Justin Thomas doesn’t seem the type to read Oscar Wilde, but he might nevertheless wince at the painful truth in the Irish author’s acid observation that experience is the hardest teacher because it gives the exam first and the lesson afterward.
Barely two weeks in and 2021 is already delivering a tough (and expensive) lesson to the world No. 3, who was dumped by Ralph Lauren in the wake of an incident at the Sentry Tournament of Champions when he audibly muttered a homophobic slur after missing a putt.
The social media reaction to both the utterance and the fallout has been dispiritingly predictable, whether it’s those declaring (without evidence) that Thomas is a rampant bigot or those insisting (without empathy) that everyone is too damned sensitive. These are tediously reflexive positions that require neither contemplation nor even the full allocation of 280 Twitter characters.
There is a third path, obviously, but one seldom traveled in an era when corporations are eager to publicly distance themselves from hateful comments, when the concepts of education or rehabilitation are deemed riskier than censure and cord-cutting.
There are two immutable facts in this sorry mess: what Thomas said was as despicable as it was dumb, and Ralph Lauren has the right to decide who is an acceptable ambassador for its products. The company’s decision to drop Thomas won’t sit well with many, but it does not fall under the lazy jargon of “cancel culture.” It’s merely an example of the free market at work. The flip side of those facts is that an isolated, angry comment isn’t the full measure of a man, and that the defense of human dignity isn’t best mounted by an industry that postures while surviving on sweatshops.
I have no idea if Justin Thomas is homophobic, having never discussed with him the latest shenanigans on RuPaul’s Drag Race. What I do know is that Thomas is prone to tripping over hot mics on broadcasts. This incident illustrates that not all F-bombs are created equally, that there’s a fine line between being passionate and being a pillock, and for a brief moment Thomas strayed to the wrong side of it. But absent a pattern of hateful comments, there’s no reason to define him by that moment. The social media ecosystem is obviously not a three-strike society, but Thomas is certainly deserving of a second.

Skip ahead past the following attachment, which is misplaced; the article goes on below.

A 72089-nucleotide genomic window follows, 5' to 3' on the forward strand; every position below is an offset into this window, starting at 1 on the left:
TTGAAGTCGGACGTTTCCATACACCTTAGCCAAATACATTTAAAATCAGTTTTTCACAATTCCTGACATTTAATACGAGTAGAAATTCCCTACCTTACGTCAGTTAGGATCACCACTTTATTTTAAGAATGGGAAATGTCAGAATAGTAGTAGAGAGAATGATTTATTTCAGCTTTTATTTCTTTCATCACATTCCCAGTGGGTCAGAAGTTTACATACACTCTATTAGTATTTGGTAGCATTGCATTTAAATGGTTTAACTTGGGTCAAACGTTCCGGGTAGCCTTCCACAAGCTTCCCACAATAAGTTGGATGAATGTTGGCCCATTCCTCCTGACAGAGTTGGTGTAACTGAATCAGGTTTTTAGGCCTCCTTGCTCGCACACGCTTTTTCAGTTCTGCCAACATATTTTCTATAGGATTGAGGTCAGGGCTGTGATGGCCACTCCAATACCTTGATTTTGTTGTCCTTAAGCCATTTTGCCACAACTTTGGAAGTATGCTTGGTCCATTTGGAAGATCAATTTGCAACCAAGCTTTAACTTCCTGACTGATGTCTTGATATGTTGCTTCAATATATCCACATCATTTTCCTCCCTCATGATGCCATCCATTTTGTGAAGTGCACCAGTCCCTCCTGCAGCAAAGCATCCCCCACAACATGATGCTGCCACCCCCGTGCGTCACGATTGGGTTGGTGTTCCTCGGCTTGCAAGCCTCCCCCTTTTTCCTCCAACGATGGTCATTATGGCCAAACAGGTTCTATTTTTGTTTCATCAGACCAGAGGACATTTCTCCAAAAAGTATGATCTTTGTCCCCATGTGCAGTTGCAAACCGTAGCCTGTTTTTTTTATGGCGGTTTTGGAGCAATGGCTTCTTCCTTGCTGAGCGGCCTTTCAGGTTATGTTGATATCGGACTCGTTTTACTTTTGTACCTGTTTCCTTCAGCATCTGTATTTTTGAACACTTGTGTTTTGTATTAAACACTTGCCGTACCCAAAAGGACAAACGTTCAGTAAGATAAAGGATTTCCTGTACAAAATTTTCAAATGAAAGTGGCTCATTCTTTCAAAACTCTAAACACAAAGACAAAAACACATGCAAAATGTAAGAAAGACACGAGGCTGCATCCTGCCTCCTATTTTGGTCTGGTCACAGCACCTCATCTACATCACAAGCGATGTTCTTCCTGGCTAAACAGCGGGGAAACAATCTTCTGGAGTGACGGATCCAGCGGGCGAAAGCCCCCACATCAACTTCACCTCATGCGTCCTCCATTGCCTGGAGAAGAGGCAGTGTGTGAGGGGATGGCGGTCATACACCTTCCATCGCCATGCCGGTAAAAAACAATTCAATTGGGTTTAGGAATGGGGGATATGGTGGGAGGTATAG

Which is not to condemn Ralph Lauren as a villain in this piece. The decision to dump an athlete in whom it had invested millions of marketing dollars cannot have been taken lightly, and the company deserves kudos for its willingness to take a stand against homophobia while so many others are content to look the other way. But a glitzy fashion brand founded by Ralph Lifshitz from the Bronx might also have allowed for the possibility that a man can reinvent himself.
Perhaps it’s chimerical to wonder if Ralph Lauren and Thomas might have achieved more for the cause of inclusion in golf by working together than by divorcing via a Friday press release, or if a more positive learning precedent could have been set here instead. But then, such a notion presumes that Thomas has a sincere desire for any such effort, and that his former sponsor is willing to assume responsibility for teaching grown men about the perils of hateful language. You can see why the one-strike option won out.
It’s nothing new to hear prominent athletes toss around homophobic slurs. What is new is that there’s clearly now a price to be paid for doing so. In 2014, Patrick Reed used the exact same word in the exact same context at a tournament in China and suffered no consequences beyond an undisclosed fine from the PGA Tour and another bruise on what was even then a battered reputation.
In 2020, Scott Piercy posted to Instagram a homophobic meme about Pete Buttigieg and lost his sponsors overnight, two of whom (Titleist and FootJoy) also sponsor Thomas. But there’s an enormous difference between angrily muttering a disgusting comment to oneself on the golf course and taking the time to post a loathsome image to social media that targets an openly gay individual. Piercy got what he deserved. Thomas does not warrant the same.
As one of the few out gay men in the golf world, I occasionally hear from college-age golfers who love the game and want a career in it. But they’re torn about remaining in golf because they’re gay and unsure there will ever really be a welcome on the mat. Those kids are the unseen and unheard impact of Thomas’s language, the people who will simply drift away from golf while this binary debate exhausts itself between those who are vocally upset at the slur and those who are just angry that others express their upset.
By the time the commentariat moves on to the next outrage, Justin Thomas will likely be the only person to have drawn a lesson from these events. The people full of passion on either side of the argument he inspired—whether motivated by righteous humanity or cruel contempt—will carry on much as they did before a short putt slid by the hole in Maui and a man decided to open his mouth and change his life.
Published at Golfweek.com, January 17, 2021.